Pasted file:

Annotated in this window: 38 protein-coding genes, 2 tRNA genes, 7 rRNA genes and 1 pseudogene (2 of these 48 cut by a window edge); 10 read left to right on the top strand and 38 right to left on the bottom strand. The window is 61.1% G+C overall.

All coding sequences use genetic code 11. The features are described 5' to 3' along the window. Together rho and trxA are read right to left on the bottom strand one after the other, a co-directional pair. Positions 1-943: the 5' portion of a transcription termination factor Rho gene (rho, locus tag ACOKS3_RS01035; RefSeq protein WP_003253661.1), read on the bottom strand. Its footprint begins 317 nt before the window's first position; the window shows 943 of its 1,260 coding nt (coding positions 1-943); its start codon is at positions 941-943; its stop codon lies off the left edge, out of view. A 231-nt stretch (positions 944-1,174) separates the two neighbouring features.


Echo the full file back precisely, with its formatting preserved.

Annotated in this window: 38 protein-coding genes, 2 tRNA genes, 7 rRNA genes and 1 pseudogene (2 of these 48 cut by a window edge); 10 read left to right on the top strand and 38 right to left on the bottom strand. The window is 61.1% G+C overall.

All coding sequences use genetic code 11. The features are described 5' to 3' along the window. Together rho and trxA are read right to left on the bottom strand one after the other, a co-directional pair. Positions 1-943: the 5' portion of a transcription termination factor Rho gene (rho, locus tag ACOKS3_RS01035; RefSeq protein WP_003253661.1), read on the bottom strand. Its footprint begins 317 nt before the window's first position; the window shows 943 of its 1,260 coding nt (coding positions 1-943); its start codon is at positions 941-943; its stop codon lies off the left edge, out of view. A 231-nt stretch (positions 944-1,174) separates the two neighbouring features.